January 11, 2017 | by Bob Weidner

A Time for Bold Leadership

With the country at a turning point, it’s in need of timely and tough decisions.

Courage is essential for reform.  —Robert M. Gates

My holiday reading, as the New Year dawned, included an invaluable book for anyone who would lead effectively in a rapidly changing world. Gates, as you may remember, was George H.W. Bush’s CIA director and defense secretary in both the George W. Bush and Obama administrations. His distinctive leadership style and the compelling lessons he offers jump from every page of “A Passion for Leadership: Lessons on Change and Reform from Fifty Years in Public Service.” I commend it to you in this time of transformation all along the industrial metals supply chain and at MSCI.

Gates does not equivocate. “If you don’t have the guts as a leader to make tough and timely decisions, for God’s sake don’t take the job,” he writes. And goes on to describe an effective, disruptive—yes he uses that term—leader as one who couples “a willingness to listen” with “a willingness to be bold.”

The forces rushing at us, reshaping the business and political worlds, I am convinced leave us no alternative. Those who survive and prosper will be those with the courage to innovate and motivate; those with the insight and intestinal fortitude to recognize the compelling need for informed, and thoughtful, but bold action.

The country, as we know, is at a dramatic turning point. We in the industrial metals supply chain have reason to be encouraged, even a bit optimistic if you will. There seems to be a confluence of manufacturing interests in Washington, D.C., that offers hope of significant action on MSCI’s public policy agenda. The new Commerce Secretary Wilbur Ross and White House Trade Council Chief Peter Navarro are friends of MSCI and have spoken at our conferences. Robert Lighthizer, the new U.S. trade representative, with Ross and Navarro are impressively hard-nosed on the trade enforcement, and tariff issues we favor. You can be sure we will be talking with all of them, talking as advocates we believe, with a more persuasive voice than any single individual might manage.

The true test, of course, will be whether a still unpredictable commander in chief will be able to work effectively with Republicans still struggling to unify under a constructive policy banner. Bold and decisive, as Bob Gates says, cannot stand alone. “A leader must make time to think and to plan—to strategize.”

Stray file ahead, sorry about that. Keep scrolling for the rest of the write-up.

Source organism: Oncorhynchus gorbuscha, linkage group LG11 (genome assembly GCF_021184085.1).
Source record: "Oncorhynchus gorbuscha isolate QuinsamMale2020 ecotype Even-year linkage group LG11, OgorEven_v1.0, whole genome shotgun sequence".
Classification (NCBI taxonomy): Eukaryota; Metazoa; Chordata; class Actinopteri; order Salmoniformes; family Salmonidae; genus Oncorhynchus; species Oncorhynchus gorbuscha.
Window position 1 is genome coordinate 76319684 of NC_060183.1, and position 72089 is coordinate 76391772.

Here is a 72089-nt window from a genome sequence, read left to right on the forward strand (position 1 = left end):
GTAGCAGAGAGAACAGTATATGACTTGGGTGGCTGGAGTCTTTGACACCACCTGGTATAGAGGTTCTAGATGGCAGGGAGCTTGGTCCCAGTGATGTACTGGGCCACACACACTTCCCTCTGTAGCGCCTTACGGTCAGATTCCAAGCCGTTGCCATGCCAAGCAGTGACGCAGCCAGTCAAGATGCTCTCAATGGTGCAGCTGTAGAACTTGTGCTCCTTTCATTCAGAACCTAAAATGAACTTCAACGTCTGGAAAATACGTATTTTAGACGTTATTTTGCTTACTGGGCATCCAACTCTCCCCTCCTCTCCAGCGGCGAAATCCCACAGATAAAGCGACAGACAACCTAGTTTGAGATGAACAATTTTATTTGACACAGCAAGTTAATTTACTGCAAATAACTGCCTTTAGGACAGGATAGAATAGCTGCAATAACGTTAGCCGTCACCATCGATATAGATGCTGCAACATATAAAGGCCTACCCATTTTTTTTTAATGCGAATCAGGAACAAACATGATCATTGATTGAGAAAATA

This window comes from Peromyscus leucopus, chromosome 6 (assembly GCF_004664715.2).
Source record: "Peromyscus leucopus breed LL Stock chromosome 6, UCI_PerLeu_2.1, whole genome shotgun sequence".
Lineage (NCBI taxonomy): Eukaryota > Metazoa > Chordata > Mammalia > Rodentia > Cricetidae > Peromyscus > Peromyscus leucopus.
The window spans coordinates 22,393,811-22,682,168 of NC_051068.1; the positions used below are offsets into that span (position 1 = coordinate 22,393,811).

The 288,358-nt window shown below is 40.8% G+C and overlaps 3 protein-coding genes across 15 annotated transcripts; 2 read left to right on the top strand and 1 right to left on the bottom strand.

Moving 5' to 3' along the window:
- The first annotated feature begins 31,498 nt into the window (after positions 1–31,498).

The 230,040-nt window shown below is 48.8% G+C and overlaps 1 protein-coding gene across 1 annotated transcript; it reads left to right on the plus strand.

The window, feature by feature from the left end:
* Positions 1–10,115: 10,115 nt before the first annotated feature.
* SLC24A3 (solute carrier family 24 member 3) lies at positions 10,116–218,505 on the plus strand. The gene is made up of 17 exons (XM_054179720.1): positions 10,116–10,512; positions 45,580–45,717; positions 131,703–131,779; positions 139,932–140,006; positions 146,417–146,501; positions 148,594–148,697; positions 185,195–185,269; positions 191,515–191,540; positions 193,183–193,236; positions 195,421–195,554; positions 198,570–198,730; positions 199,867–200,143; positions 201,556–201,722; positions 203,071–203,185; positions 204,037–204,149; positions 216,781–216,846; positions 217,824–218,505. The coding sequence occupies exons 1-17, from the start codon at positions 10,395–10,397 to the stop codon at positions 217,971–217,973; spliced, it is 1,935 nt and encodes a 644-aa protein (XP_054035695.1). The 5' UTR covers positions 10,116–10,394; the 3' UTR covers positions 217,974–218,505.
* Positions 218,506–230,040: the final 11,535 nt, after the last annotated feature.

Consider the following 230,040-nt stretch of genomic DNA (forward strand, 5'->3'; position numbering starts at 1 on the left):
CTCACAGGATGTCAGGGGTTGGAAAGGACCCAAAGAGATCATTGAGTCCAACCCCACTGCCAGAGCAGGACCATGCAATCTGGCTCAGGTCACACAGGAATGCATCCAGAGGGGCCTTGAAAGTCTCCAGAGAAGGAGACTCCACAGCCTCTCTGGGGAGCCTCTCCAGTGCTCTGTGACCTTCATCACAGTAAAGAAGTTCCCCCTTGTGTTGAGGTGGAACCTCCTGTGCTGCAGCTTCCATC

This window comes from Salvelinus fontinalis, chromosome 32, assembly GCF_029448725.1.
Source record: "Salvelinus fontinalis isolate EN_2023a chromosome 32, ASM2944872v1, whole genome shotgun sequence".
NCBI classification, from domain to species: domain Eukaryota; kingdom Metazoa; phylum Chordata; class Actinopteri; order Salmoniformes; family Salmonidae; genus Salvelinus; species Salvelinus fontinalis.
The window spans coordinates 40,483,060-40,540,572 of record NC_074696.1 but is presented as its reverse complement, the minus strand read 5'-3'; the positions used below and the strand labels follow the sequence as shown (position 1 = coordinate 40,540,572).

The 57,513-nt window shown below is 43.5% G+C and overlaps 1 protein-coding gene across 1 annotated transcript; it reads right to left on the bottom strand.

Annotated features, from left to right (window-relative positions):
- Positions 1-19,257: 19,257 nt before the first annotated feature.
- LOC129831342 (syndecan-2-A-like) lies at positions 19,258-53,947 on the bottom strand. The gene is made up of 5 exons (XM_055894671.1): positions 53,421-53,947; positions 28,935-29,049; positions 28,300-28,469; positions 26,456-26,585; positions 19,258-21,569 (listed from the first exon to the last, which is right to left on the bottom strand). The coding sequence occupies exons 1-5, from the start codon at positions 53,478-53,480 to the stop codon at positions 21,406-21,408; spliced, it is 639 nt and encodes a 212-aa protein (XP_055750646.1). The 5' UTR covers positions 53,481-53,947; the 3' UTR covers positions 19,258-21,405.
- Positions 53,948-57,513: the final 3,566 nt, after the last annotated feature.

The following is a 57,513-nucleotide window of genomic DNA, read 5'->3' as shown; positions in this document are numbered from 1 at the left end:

We do look forward to significant movement on tax reform, tougher trade enforcement, infrastructure spending, health care changes, and an easing of overly restrictive energy and environmental policies. We have long advocated reasonable and balanced regulatory rules. And those now seem to be far more possible than at any time in the last eight years. Any and all of these reforms, if implemented intelligently would, as we have said many times, strengthen the industrial metals supply chain and U.S. manufacturing. So far we have heard encouraging talk. Now we will see if all that speechifying can be translated by bold leaders into muscular, constructive change.

I am acutely mindful of these leadership lessons because, as most of you may know, MSCI is also in the midst of transformational change. As our industry is shaken by the unyielding forces of exponential technology, an aging workforce, shifting markets and customer demands, and consolidation, MSCI must dramatically adjust its services to all of you to stay relevant to your continued prosperity.

The Institute is completing a detailed assessment of the industrial metals supply chain business environment and our most extensive survey ever of the industry’s leadership. This comprehensive process of critical thinking is enabling us to more fully understand the challenges our members are facing and the role MSCI can play in helping provide solutions to these challenges. It means transforming our own business model to serve the industry more intelligently, and insure that our members continue to receive a significant return on their investment in the association.

It will be a year of bold and innovative leadership at MSCI. We’ll be offering, for example, powerful new programs for top management at the U.S. Military Academy at West Point. We will be continually updating our conference formats, our industry tracking and predictive data, our entire service package as member needs continue to change.

Just as your business cannot grow and thrive by standing in place, neither can MSCI. We are at the edge of a transformative process that has clear business objectives, but no clear end point. We look forward to sharing this transformation with all of you as it evolves.

Bob Gates describes this evolution impressively. “Always have an unfinished agenda in a continuing quest for excellence and success,” he writes. “Like the legendary captain of the ghost ship the Flying Dutchman, the reformer never makes port.”   

Learn more about MSCI's policy agenda and advocacy efforts.